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Reducing Your Risk of Sinusitis

Some steps that can help reduce the risk of sinusitis are:

Quit Smoking

Smoking makes it easier to get an infection. Quitting smoking can help lower this risk. So can avoiding second-hand smoke and air pollution.

Avoid Infections

Sinus infections cannot always be prevented. However, preventing other infections may lower the risk. Some steps to prevent infection are:

Filter and Humidify the Air

A humidifier keeps the air moist. It can also keep the sinuses and respiratory tract moist. This may reduce the risk of sinusitis.

An air filter can help keep the air clean. This may also help the sinuses.

Treat Your Allergies

Treating allergies can help lower the risk of respiratory tract infections and sinusitis.

Discuss Sinus Surgery

Some sinusitis keeps coming back. Certain types of surgery can prevent this. It depends on the problem causing it. Surgery may be done to:

Use Nasal Decongestant Spray

Some people have problems with sinusitis after flying. If so, the doctor may advise a nasal spray. The spray may be used before takeoff and landing. It is also best to avoid flying with a cold.

REFERENCES:

Acute rhinosinusitis in adults. EBSCO DynaMed website. Available at: https://www.dynamed.com/condition/acute-rhinosinusitis-in-adults. Accessed November 15, 2021.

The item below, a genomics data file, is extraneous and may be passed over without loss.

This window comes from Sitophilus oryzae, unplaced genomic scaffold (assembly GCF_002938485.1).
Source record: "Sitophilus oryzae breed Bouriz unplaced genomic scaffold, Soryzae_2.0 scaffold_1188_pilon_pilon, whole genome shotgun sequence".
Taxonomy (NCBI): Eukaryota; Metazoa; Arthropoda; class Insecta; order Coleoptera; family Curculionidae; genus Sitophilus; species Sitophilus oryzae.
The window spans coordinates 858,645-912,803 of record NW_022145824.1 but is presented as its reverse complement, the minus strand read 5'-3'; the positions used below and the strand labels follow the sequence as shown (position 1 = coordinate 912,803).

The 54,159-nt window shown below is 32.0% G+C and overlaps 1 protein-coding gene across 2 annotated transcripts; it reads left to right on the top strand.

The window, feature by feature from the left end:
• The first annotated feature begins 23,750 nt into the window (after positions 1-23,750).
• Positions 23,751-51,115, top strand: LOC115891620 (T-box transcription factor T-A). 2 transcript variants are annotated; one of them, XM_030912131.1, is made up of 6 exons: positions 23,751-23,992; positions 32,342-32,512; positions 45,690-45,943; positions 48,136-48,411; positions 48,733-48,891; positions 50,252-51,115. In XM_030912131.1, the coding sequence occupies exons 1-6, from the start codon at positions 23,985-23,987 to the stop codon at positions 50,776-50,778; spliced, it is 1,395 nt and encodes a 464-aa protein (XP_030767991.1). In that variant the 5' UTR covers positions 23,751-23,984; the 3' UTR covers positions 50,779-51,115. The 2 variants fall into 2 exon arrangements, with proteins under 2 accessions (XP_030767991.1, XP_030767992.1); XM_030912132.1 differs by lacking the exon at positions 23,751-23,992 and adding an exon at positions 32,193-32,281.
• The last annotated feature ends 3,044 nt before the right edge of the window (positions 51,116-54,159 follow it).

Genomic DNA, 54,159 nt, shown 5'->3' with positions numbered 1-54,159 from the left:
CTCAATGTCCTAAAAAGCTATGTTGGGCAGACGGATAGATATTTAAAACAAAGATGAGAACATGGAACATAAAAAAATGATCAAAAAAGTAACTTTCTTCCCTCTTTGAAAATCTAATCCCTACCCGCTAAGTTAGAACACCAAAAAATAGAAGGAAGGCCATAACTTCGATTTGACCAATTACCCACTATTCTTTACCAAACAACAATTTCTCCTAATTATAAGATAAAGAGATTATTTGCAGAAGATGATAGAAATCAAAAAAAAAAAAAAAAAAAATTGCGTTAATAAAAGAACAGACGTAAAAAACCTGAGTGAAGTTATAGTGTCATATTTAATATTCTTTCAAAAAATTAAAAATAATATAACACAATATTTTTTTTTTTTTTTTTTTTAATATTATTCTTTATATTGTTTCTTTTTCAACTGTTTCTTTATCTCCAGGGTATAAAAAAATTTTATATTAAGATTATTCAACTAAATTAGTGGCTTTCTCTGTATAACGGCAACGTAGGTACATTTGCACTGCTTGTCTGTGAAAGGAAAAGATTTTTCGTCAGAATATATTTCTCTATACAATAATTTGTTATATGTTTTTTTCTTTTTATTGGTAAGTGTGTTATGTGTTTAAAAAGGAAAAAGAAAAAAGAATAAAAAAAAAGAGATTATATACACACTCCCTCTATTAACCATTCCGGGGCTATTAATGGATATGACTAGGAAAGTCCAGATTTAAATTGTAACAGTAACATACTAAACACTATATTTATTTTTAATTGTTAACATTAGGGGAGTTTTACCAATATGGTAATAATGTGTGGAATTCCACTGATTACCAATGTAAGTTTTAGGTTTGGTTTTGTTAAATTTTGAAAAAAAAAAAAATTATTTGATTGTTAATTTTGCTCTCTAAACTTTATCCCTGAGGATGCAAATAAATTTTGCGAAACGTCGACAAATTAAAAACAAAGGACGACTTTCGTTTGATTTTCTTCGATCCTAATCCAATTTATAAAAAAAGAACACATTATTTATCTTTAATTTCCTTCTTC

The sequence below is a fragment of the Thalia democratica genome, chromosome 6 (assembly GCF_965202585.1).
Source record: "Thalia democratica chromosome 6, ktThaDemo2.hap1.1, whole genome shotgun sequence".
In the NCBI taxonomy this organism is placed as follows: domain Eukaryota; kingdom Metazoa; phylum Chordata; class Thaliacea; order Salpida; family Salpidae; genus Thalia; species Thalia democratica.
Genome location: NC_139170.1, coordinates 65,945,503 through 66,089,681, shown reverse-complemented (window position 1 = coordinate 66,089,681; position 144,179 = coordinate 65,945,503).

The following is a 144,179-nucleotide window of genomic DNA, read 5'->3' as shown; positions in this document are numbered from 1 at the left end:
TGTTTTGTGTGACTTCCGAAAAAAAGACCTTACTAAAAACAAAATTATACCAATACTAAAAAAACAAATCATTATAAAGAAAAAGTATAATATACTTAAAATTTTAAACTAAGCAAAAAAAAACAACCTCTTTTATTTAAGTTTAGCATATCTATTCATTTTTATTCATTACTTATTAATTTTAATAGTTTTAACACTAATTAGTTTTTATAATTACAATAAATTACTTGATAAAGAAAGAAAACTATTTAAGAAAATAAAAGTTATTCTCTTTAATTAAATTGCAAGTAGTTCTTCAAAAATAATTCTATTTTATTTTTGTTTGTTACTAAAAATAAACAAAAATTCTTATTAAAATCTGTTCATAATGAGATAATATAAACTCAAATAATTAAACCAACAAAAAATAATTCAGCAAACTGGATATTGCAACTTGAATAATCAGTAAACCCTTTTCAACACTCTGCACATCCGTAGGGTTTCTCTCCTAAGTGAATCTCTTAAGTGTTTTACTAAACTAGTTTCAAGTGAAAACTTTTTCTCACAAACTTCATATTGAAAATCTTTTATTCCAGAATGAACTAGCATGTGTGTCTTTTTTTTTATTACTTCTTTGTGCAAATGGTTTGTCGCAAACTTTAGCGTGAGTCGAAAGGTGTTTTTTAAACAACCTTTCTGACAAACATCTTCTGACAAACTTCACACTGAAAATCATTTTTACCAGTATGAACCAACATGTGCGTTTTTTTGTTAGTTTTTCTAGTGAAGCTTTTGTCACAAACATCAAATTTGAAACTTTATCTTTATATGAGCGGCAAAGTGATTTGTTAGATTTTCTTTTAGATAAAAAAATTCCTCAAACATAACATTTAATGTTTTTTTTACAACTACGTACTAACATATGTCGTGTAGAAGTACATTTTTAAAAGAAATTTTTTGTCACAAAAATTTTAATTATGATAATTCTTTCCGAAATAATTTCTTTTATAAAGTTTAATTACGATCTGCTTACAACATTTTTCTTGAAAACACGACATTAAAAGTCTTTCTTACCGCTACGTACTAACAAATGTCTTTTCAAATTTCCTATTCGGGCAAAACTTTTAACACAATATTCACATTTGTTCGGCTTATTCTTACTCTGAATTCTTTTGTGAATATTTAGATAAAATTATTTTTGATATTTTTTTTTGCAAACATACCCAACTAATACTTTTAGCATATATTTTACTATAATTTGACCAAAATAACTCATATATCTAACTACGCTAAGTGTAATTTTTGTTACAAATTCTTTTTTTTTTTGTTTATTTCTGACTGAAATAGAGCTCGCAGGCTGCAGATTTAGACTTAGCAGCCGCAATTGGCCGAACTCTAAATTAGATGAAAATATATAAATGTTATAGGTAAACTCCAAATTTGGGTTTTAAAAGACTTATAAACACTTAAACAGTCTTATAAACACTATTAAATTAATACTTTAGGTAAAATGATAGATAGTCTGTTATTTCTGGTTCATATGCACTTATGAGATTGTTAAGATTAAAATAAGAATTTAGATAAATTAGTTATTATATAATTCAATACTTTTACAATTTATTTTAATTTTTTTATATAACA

Chronic rhinosinusitis. EBSCO DynaMed website. Available at: https://www.dynamed.com/condition/chronic-rhinosinusitis. Accessed November 15, 2021.

Shay AD, Tajudeen BA. Histopathologic analysis in the diagnosis and management of chronic rhinosinusitis. Curr Opin Otolaryngol Head Neck Surg. 2019;27(1):20-24.

Sinusitis. American Academy of Otolaryngology—Head and Neck Surgery website. Available at: https://www.enthealth.org/conditions/sinusitis/. Accessed November 15, 2021.

Sinusitis overview. American Academy of Allergy, Asthma & Immunology website. Available at: https://www.aaaai.org/Conditions-Treatments/allergies/sinusitis. Accessed November 15, 2021.

Last reviewed November 2021 by EBSCO Medical Review Board David L. Horn, MD, FACP  Last Updated: 11/16/2021